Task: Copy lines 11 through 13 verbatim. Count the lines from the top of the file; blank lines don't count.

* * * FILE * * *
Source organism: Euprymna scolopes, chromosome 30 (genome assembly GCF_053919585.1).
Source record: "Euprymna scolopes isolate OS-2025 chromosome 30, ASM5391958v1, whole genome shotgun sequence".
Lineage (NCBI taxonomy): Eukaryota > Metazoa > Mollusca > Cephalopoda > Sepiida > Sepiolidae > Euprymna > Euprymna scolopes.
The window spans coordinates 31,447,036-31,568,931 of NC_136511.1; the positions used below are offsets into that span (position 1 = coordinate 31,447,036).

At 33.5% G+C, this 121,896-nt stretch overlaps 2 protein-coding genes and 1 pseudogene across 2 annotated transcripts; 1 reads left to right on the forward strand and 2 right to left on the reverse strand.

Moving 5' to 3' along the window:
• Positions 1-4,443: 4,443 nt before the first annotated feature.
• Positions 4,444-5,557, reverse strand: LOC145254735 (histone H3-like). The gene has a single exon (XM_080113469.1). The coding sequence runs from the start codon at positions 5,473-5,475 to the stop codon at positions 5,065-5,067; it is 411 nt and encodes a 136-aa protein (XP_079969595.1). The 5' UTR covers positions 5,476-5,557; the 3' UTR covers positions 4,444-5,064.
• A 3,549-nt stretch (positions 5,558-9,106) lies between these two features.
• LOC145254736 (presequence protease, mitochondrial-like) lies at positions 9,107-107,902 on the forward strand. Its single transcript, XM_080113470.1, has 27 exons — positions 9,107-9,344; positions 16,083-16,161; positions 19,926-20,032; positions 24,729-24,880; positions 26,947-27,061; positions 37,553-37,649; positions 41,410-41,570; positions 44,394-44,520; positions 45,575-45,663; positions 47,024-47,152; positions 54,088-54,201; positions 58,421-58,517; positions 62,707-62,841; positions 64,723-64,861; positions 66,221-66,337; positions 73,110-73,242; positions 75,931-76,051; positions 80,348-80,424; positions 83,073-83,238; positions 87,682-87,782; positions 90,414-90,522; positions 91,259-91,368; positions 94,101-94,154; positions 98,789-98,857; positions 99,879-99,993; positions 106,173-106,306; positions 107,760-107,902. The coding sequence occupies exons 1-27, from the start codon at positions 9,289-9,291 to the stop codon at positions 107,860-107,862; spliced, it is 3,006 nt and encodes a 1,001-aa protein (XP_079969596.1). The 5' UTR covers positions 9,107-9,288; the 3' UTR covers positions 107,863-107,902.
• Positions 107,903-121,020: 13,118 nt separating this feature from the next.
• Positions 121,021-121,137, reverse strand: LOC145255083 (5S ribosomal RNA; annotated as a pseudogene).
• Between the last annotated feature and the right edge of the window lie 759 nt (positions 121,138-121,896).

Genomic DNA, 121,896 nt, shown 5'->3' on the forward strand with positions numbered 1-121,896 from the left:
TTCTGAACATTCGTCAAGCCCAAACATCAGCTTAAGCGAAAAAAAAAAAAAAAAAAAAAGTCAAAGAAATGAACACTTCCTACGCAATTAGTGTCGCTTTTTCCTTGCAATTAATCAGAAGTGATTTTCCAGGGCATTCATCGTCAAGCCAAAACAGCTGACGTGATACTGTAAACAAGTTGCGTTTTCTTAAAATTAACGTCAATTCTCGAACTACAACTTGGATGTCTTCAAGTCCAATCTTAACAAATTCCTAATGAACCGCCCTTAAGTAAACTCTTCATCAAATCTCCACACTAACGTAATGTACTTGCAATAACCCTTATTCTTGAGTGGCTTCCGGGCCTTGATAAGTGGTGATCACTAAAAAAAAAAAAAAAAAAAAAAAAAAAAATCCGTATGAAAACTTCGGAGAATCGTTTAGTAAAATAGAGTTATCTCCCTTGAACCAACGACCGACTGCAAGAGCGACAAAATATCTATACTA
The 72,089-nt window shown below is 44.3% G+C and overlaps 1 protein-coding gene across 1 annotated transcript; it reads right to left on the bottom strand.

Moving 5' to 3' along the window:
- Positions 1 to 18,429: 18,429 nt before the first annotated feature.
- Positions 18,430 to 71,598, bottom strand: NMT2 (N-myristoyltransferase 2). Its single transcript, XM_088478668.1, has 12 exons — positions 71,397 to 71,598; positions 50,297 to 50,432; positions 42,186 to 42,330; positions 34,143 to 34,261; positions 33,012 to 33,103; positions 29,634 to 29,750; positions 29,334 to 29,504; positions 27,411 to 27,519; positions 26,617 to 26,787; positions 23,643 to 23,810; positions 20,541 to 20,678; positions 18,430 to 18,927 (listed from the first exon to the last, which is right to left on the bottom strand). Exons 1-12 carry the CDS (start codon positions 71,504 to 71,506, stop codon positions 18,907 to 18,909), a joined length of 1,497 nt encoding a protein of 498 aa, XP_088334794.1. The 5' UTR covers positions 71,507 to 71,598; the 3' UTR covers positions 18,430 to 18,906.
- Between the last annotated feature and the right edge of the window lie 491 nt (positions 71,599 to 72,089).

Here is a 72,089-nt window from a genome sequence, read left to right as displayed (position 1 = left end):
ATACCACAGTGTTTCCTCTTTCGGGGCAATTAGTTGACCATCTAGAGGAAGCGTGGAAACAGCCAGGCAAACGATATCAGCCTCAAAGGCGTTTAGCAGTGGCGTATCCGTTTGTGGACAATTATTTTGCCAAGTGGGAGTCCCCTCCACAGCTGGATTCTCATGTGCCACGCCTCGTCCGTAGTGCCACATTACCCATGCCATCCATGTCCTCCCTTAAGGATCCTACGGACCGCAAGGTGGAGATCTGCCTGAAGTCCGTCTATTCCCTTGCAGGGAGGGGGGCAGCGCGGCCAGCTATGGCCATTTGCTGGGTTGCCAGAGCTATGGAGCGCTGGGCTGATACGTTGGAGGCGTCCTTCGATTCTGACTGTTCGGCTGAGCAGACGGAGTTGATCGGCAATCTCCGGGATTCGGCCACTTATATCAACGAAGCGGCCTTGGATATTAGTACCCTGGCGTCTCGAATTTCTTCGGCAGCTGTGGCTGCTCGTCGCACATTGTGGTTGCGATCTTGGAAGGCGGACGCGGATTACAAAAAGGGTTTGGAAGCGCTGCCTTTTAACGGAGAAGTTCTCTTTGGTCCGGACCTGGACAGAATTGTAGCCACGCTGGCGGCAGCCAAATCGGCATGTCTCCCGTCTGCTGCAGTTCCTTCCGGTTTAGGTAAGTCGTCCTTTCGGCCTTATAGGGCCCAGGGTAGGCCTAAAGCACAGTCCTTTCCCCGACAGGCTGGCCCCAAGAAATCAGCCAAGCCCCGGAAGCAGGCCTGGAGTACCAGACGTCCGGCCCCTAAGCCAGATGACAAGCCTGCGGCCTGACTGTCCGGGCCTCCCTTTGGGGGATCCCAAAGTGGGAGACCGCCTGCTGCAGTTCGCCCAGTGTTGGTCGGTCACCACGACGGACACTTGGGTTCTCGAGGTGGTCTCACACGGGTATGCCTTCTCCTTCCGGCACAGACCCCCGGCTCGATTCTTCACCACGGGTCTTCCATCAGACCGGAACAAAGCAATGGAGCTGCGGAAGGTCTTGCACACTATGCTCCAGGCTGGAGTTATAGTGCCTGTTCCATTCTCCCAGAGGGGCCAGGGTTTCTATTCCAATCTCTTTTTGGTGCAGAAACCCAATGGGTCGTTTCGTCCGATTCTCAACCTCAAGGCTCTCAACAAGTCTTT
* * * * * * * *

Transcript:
• Positions 107,903-121,020: 13,118 nt separating this feature from the next.
• Positions 121,021-121,137, reverse strand: LOC145255083 (5S ribosomal RNA; annotated as a pseudogene).
• Between the last annotated feature and the right edge of the window lie 759 nt (positions 121,138-121,896).